TIP of the WEEK: Coping with Loss

lossCoping with loss can be a challenging time for any child but a child with PWS brings additional challenges to the grieving process. Whether it be a family member, friend, or pet, the person with PWS needs time and patience to go through the grieving process.
Initially it may appear that they are not effected by the loss and may go through their typical routines without disruption, however, a delayed reaction to the loss is very common. Allowing the person to go through the typical traditions of wakes, funerals, family gatherings or whatever your family does following a death is important, even if it is a modified or shortened version of what the rest of the family is doing. It is common to see people with PWS have difficulty on anniversaries of deaths of loved ones and, like many people, cannot always make the connection between feeling badly on or around that time of year in the years following. Pay close attention to the routines that they may be missing out on if the person who passed spent time with them regularly and find a way to replace that activity, or at least time spent, with another person.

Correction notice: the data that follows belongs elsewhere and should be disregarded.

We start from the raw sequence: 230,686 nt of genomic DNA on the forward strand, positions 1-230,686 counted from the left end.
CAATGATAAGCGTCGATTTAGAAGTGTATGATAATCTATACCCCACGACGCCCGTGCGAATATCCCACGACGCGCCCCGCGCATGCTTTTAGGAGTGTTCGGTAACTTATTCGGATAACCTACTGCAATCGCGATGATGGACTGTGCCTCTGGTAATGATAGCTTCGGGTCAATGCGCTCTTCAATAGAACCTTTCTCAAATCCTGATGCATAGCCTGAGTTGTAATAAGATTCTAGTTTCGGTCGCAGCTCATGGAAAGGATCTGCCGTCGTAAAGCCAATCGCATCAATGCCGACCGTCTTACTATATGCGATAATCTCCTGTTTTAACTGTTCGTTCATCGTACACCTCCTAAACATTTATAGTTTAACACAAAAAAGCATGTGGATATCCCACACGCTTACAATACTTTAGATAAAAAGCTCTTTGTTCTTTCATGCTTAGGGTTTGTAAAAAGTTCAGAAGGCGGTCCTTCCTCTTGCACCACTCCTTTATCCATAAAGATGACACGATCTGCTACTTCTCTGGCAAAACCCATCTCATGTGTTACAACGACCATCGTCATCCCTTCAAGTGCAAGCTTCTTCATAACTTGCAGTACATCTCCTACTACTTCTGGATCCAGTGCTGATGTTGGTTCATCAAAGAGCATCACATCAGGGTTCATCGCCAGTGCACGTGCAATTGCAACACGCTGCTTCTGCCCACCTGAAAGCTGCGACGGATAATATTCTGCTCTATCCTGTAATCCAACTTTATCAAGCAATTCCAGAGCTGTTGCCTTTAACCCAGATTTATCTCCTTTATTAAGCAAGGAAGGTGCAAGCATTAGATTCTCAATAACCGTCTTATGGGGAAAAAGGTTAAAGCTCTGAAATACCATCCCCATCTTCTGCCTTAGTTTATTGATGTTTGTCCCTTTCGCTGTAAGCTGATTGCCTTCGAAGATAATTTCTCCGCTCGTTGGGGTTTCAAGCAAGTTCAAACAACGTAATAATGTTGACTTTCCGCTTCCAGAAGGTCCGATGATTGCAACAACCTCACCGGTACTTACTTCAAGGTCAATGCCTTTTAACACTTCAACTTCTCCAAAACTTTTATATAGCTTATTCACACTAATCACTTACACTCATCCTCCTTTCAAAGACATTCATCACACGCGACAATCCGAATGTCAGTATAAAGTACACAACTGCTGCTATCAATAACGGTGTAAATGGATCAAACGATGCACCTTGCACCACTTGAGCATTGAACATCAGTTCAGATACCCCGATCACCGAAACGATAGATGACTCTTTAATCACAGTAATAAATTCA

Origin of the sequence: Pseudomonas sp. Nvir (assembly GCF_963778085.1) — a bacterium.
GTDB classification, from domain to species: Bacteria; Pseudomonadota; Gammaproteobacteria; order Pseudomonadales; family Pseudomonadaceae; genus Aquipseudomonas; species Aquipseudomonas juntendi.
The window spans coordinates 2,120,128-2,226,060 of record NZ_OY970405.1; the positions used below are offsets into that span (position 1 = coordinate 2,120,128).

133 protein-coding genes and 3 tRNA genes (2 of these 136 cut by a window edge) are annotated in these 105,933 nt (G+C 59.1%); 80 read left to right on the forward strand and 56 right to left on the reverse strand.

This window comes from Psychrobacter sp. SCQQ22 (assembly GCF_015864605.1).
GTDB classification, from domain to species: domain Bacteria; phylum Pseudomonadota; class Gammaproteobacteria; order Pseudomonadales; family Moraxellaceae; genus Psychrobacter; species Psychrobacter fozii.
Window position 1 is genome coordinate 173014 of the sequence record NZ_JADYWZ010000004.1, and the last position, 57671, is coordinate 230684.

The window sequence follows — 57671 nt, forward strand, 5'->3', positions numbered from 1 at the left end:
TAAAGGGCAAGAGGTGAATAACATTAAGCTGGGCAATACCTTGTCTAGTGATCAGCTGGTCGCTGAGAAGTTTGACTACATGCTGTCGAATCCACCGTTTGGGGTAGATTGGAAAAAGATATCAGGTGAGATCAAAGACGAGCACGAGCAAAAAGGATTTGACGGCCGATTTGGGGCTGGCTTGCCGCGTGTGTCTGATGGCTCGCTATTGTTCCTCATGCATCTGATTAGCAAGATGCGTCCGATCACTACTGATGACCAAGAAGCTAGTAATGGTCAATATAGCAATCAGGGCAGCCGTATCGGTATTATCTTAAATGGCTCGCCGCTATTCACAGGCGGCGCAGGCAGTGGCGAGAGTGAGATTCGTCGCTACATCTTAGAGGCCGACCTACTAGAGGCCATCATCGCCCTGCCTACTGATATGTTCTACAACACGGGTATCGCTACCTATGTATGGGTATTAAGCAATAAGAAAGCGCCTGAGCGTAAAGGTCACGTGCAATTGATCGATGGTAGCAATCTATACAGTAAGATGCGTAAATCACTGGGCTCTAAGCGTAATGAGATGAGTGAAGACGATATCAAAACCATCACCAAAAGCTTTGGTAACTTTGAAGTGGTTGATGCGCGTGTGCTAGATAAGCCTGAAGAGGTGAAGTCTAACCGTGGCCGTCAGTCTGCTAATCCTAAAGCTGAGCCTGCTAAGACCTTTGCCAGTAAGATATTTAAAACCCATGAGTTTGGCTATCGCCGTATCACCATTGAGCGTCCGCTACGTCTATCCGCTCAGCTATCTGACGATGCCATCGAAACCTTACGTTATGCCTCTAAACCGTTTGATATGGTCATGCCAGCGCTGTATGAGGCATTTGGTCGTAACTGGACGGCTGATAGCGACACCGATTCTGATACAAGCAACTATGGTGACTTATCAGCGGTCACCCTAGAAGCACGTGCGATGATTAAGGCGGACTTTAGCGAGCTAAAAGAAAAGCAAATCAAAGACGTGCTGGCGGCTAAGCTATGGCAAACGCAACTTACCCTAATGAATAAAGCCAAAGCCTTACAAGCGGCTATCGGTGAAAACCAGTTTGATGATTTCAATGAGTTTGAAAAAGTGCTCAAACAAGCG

Remember that even though the experience may be different, the loss and how they react to it should still be honored.

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Patrice Carroll is Latham Centers’ world-renowned Prader-Willi Syndrome specialist. She works with Latham Centers’ residents with PWS, their families and consultants, continuously learning and teaching about PWS best practices. 

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